We believe there are 36 fundamental strategic patterns, which we will explain in detail in an upcoming article. The key to finding effective strategies depends on your ability to pick the right patterns for your situation.

Now, increasingly we are coming across companies stuck in commoditized situations looking to increase margins. You know the situation: your core service or product has been around a while. The competition has copied your brilliance. You are starting to look like everyone else. So what should you do?

Three narratives reveal new solutions

Our research into companies that have broken out of the commoditization trap reveals three patterns that are particularly helpful.

Try these on for yourself as well. Write them down on a card, and every time you are about to make a decision today, pull out the card and see what new solutions these narratives reveal:

  1. What “brick” can you give away? The story goes like this: You give up something of relatively little value to you and exchange it with your partner/customer for loyalty. This is like HP selling printers for low profit in order to make money selling ink cartridges.
  2. Who else benefits if you win? The story goes like this: You face a tough situation but you find an unexpected ally who benefits by you winning. You partner with that person and they help you succeed. This is like Aflac becoming one of the leading insurance firms in Japan by partnering with the government, decades ago, to provide cancer insurance at the height of what many feared was a cancer epidemic.
  3. To where can you move the action? The story goes like this: You are in one business but competition enters, so you create a new related business and move your profits into this new business. This is like TUI (formerly Thomson Travel) in the U.K., which people know as a travel retail business, but that actually pools its profit through a charter airline business.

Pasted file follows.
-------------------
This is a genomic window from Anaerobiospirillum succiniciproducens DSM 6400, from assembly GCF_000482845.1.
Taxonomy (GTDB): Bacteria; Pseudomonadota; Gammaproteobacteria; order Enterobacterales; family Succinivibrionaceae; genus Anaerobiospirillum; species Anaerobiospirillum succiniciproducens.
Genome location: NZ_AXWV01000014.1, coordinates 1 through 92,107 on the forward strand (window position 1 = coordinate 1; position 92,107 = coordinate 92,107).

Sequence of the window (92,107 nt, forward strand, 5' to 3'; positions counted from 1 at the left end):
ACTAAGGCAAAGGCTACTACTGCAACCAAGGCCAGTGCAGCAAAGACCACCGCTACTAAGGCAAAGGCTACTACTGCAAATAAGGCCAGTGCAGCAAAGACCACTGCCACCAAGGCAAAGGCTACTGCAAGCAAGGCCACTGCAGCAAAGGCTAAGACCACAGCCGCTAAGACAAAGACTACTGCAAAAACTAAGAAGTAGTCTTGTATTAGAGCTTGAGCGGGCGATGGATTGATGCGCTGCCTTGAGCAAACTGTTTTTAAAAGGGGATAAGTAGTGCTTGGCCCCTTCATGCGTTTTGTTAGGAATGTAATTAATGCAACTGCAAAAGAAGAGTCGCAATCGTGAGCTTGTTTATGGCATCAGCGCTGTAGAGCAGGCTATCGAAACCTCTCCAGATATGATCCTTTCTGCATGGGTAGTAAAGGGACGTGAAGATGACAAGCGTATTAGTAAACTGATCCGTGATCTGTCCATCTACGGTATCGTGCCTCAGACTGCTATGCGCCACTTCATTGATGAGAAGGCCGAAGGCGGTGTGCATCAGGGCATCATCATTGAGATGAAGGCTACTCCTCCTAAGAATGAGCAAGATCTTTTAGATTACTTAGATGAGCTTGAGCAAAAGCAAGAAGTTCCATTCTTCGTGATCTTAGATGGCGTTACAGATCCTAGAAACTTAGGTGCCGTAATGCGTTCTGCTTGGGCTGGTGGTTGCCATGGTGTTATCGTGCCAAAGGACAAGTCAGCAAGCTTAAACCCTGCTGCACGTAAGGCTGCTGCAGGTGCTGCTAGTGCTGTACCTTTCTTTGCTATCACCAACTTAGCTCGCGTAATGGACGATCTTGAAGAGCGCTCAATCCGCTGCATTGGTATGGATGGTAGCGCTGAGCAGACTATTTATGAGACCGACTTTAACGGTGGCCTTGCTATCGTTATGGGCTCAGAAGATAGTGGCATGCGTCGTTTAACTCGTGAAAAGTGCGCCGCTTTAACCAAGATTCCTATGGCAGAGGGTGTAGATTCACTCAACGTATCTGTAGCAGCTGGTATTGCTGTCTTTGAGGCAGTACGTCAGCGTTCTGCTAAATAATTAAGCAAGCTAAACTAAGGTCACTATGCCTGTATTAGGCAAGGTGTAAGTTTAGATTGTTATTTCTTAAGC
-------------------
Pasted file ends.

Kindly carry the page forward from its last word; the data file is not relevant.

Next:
Let me know how these three narratives work for you. I’m sure they will reveal a trove of new ideas and will also expand your possibilities.

If you like what you read here, take a look at our Master Business Course, called “Outthink Your Competition With a 5-Step Process”.

It’s a self-paced online experience that walks students, step-by-step, through the entire IDEAS framework, Including EXPAND, which I just discussed above. The course is a perfect way to introduce new people to Outthinker or provide a review for those who are already familiar with the process and its benefits.

Because this is a new course, we are giving my community an exclusive special offer: 10% off your second registration and up to 30% off for additional colleagues who register for the course. This is perfect for small teams who want to achieve hyper growth as you begin to plan for 2019. Click here to find out more about the course and to enroll.

As always, I love to hear from you.  If you have any questions or comments, feel reach out via email.

Best Regards,

“8Ps” of StrategyOpportunity
for Disruption
Recommended Leverage Points
Position- The farmers, individual and corporate, that you are targeting.

- The need of the agricultural industry that you seek to fill.
3- What technologies do you control that can help you tap into market
segments that you previously thought unreachable?